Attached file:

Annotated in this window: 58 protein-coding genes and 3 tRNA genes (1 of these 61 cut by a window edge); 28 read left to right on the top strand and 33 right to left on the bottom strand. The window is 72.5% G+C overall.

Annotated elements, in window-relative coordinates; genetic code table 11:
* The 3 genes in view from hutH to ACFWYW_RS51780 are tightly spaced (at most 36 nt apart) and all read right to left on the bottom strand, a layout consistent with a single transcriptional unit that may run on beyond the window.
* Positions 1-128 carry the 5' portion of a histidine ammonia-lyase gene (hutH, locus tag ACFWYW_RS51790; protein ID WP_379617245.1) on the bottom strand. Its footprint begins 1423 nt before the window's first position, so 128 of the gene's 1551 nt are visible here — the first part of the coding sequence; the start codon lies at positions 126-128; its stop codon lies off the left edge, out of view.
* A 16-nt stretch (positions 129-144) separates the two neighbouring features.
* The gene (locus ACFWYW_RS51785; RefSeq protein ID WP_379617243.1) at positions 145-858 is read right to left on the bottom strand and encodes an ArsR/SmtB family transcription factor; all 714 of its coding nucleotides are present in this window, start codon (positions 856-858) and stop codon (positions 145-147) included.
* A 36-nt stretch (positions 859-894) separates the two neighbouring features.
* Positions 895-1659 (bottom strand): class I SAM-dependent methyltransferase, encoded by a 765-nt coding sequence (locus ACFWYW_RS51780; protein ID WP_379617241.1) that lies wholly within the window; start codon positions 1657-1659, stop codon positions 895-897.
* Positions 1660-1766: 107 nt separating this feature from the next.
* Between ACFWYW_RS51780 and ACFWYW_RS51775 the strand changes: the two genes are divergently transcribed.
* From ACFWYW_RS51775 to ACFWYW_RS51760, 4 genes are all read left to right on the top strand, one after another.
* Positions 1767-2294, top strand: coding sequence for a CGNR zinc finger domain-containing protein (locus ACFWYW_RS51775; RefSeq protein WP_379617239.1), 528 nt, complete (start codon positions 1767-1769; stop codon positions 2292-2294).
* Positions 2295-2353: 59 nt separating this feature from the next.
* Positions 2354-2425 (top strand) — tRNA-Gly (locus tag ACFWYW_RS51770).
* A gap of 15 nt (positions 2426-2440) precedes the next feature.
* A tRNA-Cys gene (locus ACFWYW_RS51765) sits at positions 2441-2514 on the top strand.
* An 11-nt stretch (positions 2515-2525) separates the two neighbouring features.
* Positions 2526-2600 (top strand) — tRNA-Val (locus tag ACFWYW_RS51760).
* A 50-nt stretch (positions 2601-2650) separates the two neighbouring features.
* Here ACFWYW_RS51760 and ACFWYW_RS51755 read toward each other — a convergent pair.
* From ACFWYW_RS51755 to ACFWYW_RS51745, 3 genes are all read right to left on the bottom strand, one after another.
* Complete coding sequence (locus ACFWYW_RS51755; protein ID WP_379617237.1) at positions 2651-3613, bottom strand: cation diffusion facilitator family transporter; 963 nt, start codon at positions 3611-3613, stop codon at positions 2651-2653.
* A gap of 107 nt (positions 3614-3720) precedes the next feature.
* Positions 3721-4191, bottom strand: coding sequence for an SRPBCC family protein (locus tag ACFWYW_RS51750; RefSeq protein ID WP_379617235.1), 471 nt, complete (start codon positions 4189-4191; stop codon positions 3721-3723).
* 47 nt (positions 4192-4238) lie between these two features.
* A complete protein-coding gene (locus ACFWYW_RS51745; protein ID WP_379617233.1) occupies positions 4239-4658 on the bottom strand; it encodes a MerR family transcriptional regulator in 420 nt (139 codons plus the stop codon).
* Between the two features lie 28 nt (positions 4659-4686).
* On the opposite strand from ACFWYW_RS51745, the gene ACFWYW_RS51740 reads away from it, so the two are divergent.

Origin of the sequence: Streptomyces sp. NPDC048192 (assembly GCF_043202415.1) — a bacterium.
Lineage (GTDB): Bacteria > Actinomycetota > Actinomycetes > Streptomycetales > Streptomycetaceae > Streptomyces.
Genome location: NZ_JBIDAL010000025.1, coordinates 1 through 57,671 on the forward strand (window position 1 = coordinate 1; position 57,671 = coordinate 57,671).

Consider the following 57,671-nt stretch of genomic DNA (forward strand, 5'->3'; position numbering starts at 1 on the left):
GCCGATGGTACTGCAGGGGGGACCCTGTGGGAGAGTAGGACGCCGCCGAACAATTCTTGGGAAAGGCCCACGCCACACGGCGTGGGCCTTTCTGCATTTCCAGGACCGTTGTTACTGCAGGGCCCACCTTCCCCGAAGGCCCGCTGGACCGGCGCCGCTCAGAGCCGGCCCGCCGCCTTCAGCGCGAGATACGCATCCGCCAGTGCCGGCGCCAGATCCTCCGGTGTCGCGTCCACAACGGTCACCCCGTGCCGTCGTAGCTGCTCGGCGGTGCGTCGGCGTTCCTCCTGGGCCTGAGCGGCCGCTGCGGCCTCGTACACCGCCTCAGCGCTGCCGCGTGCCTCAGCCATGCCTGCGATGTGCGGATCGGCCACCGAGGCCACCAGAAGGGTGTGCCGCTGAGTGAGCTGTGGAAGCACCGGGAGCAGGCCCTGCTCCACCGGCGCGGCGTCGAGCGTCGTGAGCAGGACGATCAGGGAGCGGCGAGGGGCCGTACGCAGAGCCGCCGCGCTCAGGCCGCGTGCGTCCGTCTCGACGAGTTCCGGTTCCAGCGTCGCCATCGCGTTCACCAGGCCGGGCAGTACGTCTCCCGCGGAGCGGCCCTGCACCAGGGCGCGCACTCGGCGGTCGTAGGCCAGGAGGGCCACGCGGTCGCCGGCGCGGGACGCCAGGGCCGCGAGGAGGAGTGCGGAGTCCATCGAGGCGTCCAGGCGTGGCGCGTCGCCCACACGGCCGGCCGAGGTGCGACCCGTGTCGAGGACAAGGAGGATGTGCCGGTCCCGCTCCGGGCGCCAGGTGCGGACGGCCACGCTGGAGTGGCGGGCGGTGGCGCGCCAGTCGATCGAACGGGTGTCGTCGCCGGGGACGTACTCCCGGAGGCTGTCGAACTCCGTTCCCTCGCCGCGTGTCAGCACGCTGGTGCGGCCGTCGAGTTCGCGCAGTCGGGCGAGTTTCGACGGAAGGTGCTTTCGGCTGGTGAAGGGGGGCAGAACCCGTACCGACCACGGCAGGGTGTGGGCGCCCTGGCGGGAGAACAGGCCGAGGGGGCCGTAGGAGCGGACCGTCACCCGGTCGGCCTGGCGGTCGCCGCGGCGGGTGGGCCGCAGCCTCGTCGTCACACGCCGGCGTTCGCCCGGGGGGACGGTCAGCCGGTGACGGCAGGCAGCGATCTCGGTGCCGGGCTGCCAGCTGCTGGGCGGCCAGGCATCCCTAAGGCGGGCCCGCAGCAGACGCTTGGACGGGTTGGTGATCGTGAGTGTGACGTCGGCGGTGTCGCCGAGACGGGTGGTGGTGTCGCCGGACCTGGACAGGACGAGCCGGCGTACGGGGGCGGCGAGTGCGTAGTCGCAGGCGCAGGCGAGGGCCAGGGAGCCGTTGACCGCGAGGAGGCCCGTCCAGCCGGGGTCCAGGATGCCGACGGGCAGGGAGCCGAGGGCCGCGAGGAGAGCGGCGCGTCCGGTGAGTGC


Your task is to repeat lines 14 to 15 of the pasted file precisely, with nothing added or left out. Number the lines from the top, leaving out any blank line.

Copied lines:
* Positions 2354-2425 (top strand) — tRNA-Gly (locus tag ACFWYW_RS51770).
* A gap of 15 nt (positions 2426-2440) precedes the next feature.